We live in a changing world where outdated rules and assumptions prevent needed innovations. This is particularly true in the case of consumer credit.
Back in the "good old days," the U.S.'s thriving middle class had stable and increasing household income and high savings. Not long ago, banks were the main provider of consumer credit and most Americans could expect to be approved if they needed a loan from a bank.
Now, as average household income drops (by another 8% since 2007) and destabilizes as a result of the "gig economy," our hollowed-out middle class buckles under widespread financial pressures. According to the Federal Reserve, nearly 50% of Americans cannot cover an emergency expense of $400. Furthermore, over half of Americans' credit scores have dropped below 700 while banks have eliminated nearly $150 billion in revolving credit (e.g. credit cards) to non-prime consumers. Unsurprisingly, nonbank lenders such as payday, pawn, title and installment lenders have grown rapidly.
In addition to the looming Consumer Financial Protection Bureau proposal to rein in short-term lenders, the government has also responded with programs to "bank the unbanked." However, these programs haven't been profitable and haven't scaled due to their interest-rate caps. Even Google has taken a position on the situation by recently blocking paid ads from payday lenders. But does this help consumers or is it an example of how the elite have become out of touch with mainstream America?
I argue that the problem with American credit is not nonbank lenders; it's the fundamental change in the economic status of average Americans and the failure of banks, regulators and consumer groups to recognize it.
We need to adopt a nuanced view of credit that considers not only the cost of credit, but also the cost of default and the cost of having no credit.
To illustrate the decisions facing millions of Americans, let's introduce Jane. Jane is a single mom working as a part-time nurse supplementing her income driving for Uber. Last year she went through a contentious divorce and defaulted on her credit card debt. Jane prides herself on being a responsible example for her daughter, but it's hard to build savings.
Unfortunately, the brakes on Jane's car failed and the mechanic estimates it will cost $1000 to fix. What should Jane do? She could: a) Get a two-week payday loan with a finance charge of $170 (or 440% APR); b) pledge the title of her car for a loan with an 80% APR; c) get a home equity line of credit at 10% APR; d) borrow the money from friends and family; or e) get a bank installment loan at 14%?
It's a trick question: her friends and family don't have $1000 and she isn't eligible for a bank installment loan because her credit score is below 700. Jane is worried that her hours as a nurse may be cut again, so she chooses the most expensive option - the payday loan - to avoid the risk of losing her car or house if she cannot make her loan payments.
Most traditional credit is provided with a relatively low APR on the assumption that customers will repay the loan. To guarantee repayment, lenders typically can sue the customer, add punitive fees and seize the borrower's property (like a car) for collateral. Prime consumers with high savings, stable income and financial support from friends and family can ignore these risks, but for non-prime consumers with a higher likelihood of default, this is a ticking financial time bomb.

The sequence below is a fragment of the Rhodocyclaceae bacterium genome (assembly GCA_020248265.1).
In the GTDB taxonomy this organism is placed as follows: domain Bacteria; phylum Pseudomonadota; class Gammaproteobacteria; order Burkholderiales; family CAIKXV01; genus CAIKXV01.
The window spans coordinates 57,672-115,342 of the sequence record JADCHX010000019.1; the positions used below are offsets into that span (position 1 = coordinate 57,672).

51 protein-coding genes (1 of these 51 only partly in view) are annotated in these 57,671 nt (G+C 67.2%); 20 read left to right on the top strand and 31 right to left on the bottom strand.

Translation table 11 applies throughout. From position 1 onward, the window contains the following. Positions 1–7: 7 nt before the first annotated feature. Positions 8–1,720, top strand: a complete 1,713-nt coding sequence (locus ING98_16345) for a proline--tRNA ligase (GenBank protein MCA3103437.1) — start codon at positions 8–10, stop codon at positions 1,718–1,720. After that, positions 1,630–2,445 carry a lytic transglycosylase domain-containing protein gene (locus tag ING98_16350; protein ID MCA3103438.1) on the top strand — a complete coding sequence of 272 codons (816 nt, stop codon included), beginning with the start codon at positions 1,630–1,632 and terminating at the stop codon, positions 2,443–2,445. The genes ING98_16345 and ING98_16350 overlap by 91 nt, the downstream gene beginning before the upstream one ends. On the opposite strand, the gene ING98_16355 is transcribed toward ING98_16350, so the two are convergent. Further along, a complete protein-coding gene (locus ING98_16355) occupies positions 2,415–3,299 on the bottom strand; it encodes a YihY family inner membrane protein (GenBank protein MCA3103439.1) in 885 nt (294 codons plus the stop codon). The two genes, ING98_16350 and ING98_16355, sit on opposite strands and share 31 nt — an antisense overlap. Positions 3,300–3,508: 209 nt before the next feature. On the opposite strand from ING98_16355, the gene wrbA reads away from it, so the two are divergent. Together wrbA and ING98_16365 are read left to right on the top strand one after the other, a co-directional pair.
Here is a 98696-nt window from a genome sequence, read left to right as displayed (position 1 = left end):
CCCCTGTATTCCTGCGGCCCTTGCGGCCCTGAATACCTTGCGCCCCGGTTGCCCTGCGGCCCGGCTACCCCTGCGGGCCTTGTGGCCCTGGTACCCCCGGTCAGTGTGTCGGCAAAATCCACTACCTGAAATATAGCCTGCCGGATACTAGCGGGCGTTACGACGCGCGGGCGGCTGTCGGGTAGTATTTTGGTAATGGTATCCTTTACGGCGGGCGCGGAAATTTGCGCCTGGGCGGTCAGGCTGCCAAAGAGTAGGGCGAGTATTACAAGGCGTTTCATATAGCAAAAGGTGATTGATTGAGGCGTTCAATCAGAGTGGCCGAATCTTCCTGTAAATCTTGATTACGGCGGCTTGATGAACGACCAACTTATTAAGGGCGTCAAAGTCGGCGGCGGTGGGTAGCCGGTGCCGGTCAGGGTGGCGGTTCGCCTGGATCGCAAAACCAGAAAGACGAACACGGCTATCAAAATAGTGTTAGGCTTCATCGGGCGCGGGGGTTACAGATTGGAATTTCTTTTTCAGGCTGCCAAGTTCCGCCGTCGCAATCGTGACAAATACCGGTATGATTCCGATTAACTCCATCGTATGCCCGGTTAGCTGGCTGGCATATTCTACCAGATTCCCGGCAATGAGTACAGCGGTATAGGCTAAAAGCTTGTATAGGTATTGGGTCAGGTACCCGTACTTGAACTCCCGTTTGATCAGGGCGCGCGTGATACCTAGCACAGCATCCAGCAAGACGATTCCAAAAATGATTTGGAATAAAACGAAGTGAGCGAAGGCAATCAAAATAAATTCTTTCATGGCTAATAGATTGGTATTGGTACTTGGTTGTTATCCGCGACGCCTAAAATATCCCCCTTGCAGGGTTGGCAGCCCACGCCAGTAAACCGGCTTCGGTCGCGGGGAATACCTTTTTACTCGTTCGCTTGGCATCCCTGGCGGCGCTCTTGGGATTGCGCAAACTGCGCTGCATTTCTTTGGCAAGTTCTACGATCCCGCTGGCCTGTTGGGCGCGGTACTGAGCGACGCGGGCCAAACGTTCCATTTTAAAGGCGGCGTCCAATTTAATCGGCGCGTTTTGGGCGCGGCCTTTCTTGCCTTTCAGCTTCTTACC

One solution is to institute a strict rate cap on credit which would limit credit to only consumers with the highest credit quality. However, the need for credit is even more critical for non-prime consumers. Fifty percent of Americans are like Jane: access to credit improves their quality of life, helping pay for car repairs, bills and medical emergencies. For people like Jane, the most expensive form of credit is often no credit at all.
There is an answer, albeit a counterintuitive one. Instead of traditional prime credit with low rates but drastic financial downsides for nonpayment, non-prime credit should be priced to the risk of each customer. And there should be no default costs if people are unable to repay their loans.
So, will consumers stop repaying their loans? No. Our experience suggests that consumers repay their loans because they are responsible and desire future access to credit.
New data and analytical techniques like machine learning are constantly improving the accuracy of credit scoring. Lenders can determine default risk more accurately than ever and price loans to that risk to achieve target returns without penalizing borrowers. The customer who repays their loan may pay more money, but it's controllable, well-disclosed, and contains no financial downside risk to consumers.
I remain convinced that improved federal regulations governing non-prime credit are essential to protect consumers from abusive practices and to promote needed innovation. I support the CFPB's efforts to create rules for non-prime and nonbank lenders. However, in my opinion the bureau (along with banks and consumer groups) remains too focused on the cost of credit rather than the cost of default and the cost of no credit at all.
We need to foster a new breed of no-harm consumer credit products that support the financial realities of the new middle class rather than letting obsolete views and naïve assumptions constrain access to the emergency credit that is essential to the well-being of millions of Americans.
Ken Rees is the CEO of Elevate, an installment lender.